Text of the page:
How Does Order of Liquidity Apply to a Balance Sheet?

The order of liquidity plays a part in the balance sheet by determining which assets are listed first. This order determines which are more useful on an immediate basis.

The order of liquidity is an already determined listing procedure for listing assets on a balance sheet. Liquidity, in this purpose, generally means "the closest to cash," meaning the quicker the asset can be turned into real cash to be used. The list begins with the closest one to turn into cash (generally the actual cash account) and goes down from that account.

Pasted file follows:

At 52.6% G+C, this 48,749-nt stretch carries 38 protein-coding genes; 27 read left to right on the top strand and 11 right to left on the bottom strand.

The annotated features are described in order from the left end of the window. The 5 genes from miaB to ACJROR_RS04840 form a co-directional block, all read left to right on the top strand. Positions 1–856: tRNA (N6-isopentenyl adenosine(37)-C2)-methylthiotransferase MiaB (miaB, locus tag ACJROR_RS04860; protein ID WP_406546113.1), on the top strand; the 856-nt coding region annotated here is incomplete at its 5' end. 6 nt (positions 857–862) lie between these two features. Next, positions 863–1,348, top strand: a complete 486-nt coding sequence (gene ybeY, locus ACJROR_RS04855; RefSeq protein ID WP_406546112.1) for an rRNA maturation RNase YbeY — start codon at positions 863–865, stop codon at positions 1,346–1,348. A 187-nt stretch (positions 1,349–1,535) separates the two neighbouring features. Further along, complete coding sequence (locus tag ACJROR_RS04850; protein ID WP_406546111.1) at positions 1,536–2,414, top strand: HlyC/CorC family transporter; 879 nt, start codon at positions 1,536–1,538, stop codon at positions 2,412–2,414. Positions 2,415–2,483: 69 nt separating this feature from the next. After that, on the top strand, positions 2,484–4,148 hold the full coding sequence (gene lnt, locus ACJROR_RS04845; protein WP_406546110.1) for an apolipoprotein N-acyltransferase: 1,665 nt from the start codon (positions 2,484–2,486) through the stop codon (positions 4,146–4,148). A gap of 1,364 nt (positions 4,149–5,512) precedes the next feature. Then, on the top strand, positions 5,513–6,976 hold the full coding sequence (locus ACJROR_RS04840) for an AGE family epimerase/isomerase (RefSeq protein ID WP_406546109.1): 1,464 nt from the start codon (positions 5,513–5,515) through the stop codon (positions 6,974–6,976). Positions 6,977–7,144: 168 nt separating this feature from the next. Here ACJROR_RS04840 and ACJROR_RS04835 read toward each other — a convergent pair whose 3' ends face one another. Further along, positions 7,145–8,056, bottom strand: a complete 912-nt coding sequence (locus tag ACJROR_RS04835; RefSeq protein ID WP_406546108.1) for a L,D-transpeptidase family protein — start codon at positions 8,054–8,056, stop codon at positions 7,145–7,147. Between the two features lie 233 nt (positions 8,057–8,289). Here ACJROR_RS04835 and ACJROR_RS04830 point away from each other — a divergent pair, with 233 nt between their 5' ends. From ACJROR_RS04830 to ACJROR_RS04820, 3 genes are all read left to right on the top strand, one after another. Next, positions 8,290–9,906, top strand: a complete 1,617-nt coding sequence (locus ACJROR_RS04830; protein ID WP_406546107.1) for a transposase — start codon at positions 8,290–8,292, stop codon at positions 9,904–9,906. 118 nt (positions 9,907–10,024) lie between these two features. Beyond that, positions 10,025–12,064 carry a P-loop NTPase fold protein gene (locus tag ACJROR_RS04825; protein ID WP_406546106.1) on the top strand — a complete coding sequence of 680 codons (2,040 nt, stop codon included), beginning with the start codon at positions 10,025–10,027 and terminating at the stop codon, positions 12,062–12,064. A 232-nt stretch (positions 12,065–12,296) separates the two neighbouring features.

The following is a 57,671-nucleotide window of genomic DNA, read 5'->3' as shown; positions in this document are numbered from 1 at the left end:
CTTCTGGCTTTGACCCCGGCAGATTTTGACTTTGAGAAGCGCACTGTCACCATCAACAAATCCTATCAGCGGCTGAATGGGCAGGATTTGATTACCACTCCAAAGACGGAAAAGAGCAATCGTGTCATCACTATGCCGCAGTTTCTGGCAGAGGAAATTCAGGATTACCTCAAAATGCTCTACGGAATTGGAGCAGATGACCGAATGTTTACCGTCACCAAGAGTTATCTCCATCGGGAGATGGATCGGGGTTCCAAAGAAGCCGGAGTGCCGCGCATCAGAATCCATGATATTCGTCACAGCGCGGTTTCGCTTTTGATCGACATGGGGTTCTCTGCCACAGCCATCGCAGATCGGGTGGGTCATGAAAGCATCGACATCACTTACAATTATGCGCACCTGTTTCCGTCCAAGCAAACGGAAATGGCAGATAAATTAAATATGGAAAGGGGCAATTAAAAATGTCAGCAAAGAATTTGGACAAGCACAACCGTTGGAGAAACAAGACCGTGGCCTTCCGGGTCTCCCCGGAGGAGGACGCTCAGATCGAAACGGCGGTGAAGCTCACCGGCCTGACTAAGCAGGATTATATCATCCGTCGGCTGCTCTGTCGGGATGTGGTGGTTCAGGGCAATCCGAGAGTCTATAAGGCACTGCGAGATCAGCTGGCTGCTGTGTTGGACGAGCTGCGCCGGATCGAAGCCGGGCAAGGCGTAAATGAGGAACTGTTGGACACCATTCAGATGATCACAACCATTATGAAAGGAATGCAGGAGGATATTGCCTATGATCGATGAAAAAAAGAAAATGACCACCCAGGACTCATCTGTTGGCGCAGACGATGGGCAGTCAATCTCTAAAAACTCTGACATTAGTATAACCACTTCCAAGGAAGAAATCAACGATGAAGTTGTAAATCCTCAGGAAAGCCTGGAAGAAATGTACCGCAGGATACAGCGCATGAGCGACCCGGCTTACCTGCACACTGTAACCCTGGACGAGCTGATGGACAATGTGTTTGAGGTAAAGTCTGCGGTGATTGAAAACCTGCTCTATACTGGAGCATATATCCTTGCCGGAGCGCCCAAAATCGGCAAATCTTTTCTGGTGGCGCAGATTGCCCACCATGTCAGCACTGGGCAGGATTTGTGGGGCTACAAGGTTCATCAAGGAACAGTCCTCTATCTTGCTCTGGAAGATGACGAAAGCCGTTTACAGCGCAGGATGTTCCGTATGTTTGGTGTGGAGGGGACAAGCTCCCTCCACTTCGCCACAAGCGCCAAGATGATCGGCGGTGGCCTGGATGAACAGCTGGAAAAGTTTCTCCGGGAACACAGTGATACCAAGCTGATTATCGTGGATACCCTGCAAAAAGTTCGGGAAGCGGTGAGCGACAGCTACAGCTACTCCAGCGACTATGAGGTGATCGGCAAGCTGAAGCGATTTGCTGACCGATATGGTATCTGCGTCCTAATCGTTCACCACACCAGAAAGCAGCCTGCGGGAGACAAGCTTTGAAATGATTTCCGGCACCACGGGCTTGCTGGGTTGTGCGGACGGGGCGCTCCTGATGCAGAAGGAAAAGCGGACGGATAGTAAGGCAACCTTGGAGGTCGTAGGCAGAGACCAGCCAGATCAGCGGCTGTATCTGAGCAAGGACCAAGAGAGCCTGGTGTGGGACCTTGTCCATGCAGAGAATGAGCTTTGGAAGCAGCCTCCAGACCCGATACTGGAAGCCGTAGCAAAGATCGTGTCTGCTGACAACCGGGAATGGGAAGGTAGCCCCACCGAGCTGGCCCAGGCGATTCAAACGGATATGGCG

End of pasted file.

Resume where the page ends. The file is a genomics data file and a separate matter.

In a current assets section, there will usually be four (maybe five) accounts, depending on the business. Right after cash would be "marketable securities," which means things that can be sold in a short amount of time for cash. After this would be the "accounts receivable" account, since this can be liquidated according to the company's credit terms. The last account in this section should be the "inventory" account, since making cash off of the inventory can take weeks or months, and sometimes may require a significant discount in order to clear goods faster.

As well as having current assets, there are "intermediate" assets and "long-term" assets. Intermediate assets would include vehicles for a company, and long-term would include buildings or land for the company.